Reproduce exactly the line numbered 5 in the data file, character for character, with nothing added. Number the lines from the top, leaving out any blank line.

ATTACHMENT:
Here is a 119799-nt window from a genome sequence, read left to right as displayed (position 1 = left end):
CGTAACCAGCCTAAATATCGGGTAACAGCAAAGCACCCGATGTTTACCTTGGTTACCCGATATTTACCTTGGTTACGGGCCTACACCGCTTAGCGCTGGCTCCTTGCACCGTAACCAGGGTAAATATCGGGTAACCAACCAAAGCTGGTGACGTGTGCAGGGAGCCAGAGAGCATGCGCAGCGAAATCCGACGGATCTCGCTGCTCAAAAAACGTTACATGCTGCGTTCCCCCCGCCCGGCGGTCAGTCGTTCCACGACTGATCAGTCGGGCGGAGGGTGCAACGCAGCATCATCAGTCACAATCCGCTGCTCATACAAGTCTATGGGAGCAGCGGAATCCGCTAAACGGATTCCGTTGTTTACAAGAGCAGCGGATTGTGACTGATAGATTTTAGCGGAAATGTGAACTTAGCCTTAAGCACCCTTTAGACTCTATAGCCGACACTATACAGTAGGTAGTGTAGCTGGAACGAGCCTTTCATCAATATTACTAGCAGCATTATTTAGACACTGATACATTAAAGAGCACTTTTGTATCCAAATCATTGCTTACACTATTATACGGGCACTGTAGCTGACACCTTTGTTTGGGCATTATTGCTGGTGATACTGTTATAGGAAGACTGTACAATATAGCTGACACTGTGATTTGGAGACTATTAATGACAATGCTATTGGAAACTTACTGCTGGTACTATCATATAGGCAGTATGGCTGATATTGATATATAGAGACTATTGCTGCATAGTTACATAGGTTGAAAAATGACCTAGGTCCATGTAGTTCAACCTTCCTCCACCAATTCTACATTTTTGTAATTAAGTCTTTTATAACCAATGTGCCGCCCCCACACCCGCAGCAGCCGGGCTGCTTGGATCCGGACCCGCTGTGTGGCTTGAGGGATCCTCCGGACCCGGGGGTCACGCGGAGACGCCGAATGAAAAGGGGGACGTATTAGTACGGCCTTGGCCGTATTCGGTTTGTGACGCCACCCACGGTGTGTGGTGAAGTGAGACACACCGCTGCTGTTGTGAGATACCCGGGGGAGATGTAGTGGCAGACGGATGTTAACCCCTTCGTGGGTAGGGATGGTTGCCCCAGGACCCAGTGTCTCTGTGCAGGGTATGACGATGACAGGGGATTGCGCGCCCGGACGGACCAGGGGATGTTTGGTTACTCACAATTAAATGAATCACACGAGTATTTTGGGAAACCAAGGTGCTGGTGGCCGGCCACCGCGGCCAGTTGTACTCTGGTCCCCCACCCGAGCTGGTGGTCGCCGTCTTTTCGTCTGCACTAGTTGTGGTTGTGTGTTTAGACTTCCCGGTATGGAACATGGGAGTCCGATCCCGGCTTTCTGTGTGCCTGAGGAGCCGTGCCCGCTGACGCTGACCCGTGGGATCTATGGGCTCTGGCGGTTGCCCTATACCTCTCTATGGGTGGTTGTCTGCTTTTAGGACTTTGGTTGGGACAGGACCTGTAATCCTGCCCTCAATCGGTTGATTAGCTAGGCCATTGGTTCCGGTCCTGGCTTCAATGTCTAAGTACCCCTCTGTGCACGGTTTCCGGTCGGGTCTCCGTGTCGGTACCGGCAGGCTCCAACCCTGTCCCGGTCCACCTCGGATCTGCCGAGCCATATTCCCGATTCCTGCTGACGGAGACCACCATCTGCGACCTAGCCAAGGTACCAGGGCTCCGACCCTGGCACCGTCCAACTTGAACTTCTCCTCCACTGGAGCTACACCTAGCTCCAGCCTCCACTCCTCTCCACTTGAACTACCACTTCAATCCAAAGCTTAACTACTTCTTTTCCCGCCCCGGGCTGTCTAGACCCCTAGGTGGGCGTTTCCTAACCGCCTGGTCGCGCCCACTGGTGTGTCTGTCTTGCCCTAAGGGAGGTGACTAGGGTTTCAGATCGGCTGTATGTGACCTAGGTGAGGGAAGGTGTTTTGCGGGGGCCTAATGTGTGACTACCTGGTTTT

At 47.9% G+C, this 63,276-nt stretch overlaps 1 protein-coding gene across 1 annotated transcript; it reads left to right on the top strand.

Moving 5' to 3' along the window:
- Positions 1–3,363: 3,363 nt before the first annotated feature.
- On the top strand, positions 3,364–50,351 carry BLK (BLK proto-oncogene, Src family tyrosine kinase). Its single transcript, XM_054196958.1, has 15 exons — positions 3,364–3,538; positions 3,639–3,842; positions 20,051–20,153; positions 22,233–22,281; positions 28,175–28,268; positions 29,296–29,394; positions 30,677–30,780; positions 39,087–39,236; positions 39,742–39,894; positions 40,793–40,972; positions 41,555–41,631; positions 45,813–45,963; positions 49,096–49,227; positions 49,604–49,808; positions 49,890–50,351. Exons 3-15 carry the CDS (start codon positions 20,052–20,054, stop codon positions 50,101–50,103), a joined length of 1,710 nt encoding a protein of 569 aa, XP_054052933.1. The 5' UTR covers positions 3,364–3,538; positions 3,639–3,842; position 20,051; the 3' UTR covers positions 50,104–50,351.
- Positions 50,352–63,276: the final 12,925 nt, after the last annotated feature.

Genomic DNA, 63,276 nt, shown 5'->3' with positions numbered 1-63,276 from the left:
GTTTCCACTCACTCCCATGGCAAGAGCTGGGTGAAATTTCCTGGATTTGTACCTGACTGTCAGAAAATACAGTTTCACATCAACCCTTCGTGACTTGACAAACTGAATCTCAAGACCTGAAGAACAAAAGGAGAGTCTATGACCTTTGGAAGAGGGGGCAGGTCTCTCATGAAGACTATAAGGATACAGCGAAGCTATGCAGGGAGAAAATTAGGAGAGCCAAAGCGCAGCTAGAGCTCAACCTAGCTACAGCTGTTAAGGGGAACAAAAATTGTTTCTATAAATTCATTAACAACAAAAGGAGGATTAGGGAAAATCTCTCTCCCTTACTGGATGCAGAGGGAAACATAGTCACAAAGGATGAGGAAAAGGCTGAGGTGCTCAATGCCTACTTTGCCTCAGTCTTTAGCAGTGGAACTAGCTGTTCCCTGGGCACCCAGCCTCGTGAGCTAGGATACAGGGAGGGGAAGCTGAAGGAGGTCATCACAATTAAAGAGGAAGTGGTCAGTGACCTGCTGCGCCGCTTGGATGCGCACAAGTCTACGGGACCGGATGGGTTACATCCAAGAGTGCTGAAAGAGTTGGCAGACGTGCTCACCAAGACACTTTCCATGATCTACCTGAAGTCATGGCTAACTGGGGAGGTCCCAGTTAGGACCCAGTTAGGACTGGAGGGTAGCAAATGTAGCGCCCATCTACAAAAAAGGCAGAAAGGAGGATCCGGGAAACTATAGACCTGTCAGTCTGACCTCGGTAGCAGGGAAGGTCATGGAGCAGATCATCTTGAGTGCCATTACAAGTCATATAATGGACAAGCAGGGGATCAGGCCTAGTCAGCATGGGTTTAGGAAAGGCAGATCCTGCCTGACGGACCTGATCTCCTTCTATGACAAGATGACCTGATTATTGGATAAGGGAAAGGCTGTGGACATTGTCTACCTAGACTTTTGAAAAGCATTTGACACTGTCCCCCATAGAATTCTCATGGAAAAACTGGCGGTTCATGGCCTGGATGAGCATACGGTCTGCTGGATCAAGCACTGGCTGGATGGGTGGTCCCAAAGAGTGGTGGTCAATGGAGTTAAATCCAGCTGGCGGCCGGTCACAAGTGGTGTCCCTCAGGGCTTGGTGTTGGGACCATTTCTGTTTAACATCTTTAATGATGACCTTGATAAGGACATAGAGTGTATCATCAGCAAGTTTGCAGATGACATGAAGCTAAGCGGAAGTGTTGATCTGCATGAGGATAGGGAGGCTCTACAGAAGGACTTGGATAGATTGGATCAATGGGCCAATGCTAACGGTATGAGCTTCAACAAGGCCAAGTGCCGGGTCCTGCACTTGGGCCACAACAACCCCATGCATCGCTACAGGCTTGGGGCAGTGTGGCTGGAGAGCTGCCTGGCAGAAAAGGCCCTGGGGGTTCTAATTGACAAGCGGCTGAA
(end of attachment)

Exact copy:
- Positions 1–3,363: 3,363 nt before the first annotated feature.